• Don’t baby talk: Baby, sweety, honey—– save that for your lovaaa! Why should we talk to an 85 year old any differently than we would a 45 year old?
  • Choices: What do you want to wear today? The light blue sweater or the red floral shirt? By assuming, well you know….you make an ASS OUT OF YOU AND ME. This allows Mr. Gray to maintain autonomy and I mean, who doesn’t like choice?!
  • Don’t lie! Just because you can get away with it and “he/she won’t know the difference anyway”, doesn’t mean you should. NOW, that being said, there are certain lies that would benefit Mr. Gray’s well-being. You have to use your best judgement. But as much as possible, tell the truth.
  • Engage in normal discussion: Keep it simple and provide direction in the conversation when possible. It’s beautiful outside today! What do you think about those flowers outside? I bet they smell lovely… Even if one’s memory isn’t sharp, doesn’t mean conversations don’t have value.

These are just a FEW things you can do to make Mr. Gray’s life brighter when the good ole ‘noggin isn’t working quite as well as it used to. I’m in. You?

I’ll leave you with this heartfelt story I saw on tv when the Washington Capitals (Hockey for some of you non-fans) won the Stanley Cup recently. The interviewer asked one of the star players, the goalie T.J. Oshie, about his game play inspiration.

Check out the video here!

It’s okay, cry it out. I did too.

So yeah, this disease stinks and Mr. Gray sometimes has to live with this. Until we can fix it, let’s do what we can to not judge him for it and treat him like a whole person. And remember there’s one thing that always remains whole no matter what…

HEART! <3 <3 <3

Team Tortoise

Team Tortoise

Let’s take a moment together, shall we?

Take your eyes and hands off your device (after you read this mini paragraph of course), close your eyes, and just sit there for 30 seconds, just breathing. Here’s an image to help:

I’ll wait……go ahead……no really………………….




WOOOOOO that felt good didn’t it?! AND a bit odd, perhaps? As much as I’d like to charge you $5 for that yoga meditation I just guided you through, sadly, I cannot. ;o) However, I did want to show you how in today’s society, in can just feel a little weird just to sit for a minute and be still. At least, it is for me. 

Perhaps because this feels more like your typical day-to-day:

Your kid is having a tantrum and the school bus is coming and then there’s a traffic jam when you’re late for your meeting and you gotta get this report done and your computer is freezing……. aaaaahhhh sooo many things to doooooooo!!

Don’t feel bad though. Most of us are “go go go.” Because, well, 

 ('Scuse my cursing).

(‘Scuse my cursing).

But really, I get it. We all have so many responsibilities and life goals to achieve. But, there is a huge benefit to taking time to stop and smell the roses, appreciate what we have, and just be. Most of us know this….hence why the “trend” of yoga and meditation has become much more than a passing phase.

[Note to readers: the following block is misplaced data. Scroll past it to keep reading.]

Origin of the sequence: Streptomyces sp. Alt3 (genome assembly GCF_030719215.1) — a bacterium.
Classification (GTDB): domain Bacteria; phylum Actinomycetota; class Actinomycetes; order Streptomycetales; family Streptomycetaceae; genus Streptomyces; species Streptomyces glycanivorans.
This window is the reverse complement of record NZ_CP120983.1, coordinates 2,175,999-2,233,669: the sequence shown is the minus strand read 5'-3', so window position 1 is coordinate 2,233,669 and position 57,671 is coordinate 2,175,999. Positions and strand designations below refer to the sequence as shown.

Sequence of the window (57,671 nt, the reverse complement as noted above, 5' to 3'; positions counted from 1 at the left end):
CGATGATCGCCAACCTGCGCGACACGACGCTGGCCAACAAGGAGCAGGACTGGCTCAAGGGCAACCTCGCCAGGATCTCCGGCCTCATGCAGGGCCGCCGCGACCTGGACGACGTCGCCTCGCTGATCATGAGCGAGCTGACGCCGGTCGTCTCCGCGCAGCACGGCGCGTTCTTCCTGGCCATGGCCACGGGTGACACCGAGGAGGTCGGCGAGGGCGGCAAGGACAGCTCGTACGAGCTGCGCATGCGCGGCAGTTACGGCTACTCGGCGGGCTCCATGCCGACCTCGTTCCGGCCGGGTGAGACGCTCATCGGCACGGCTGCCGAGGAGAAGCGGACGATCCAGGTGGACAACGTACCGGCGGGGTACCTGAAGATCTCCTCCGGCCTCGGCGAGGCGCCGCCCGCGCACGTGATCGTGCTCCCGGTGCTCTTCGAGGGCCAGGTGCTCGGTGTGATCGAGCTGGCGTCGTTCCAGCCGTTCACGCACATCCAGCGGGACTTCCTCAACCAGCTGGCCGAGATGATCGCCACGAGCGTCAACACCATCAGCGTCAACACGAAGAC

But it’s just hard for us to commit to being still and taking time away from it all (and yes, that includes our iphones— Hubby, I’m talking to you!)

This chillax lifestyle seems to come easier to Mr. Gray though. I know what you’re thinking… HE’S RETIRED. FREE TIME IS IN THE PALM OF HIS HAND. While that’s true, that’s not really what I mean. Mr. Gray takes the time to enjoy the little things- the quiet in-between moments. And that’s a choice. A choice, I argue, made due to a lifelong wisdom of what truly matters.

We’ve all seen seniors walking around their gardens picking out an occasional weed, going for an evening stroll on the sidewalk, taking the time to chat with a passerby or admire a child. 

Don’t know about you but I ENVY THAT LYYYFE. It’s the don’t sweat but enjoy the small stuff, the relationships matter, the let’s enjoy the view kinda attitude. And isn’t that deep down what most of us want out of life? Appreciation and enjoyment.  I mean, Mr. Gray has got the gangsta life down if you ask me. Speaking of gangsta, check out this Mr. Gray…straight chillin’…



Mr. Gray is chillin’ like a villain. He’s not concerned what passersby think of him with his leg out slouched down in his seat. NOPE. He’s just enjoying the warm weather and the R&R. It’s simple. Too simple for most of us, but he really has it all figured out (I think)…

Go Go Go is not always Good Good Good. Mr. Gray has undoubtedly learned this and is an example to the rest of us when we see it. He may have more time than we do, sure, but even the busiest people have even a few moments if they choose to take the time. So as we’re flying by Mr. Gray, thinking augh he’s moving so slowly down the grocery aisle, perhaps it’s not always that he can’t walk faster—perhaps he’s choosing to walk through life with more intention and taking the time to honor every. single. moment. 

You know what they say about the tortoise and the hare? Slow and steady wins the race!! But is it just because he gets to the finish line first? Perhaps, but we do know he definitely enjoys the race more.








Forget male vs. female, Republican vs. Democrat, brunettes vs. blondes, Team T-Swift vs. Team Katy Perry, pro-Tom Brady vs. anti-Tom Brady……..the only distinction that truly matters is………

No greater truth has ever been spoken (or blogged).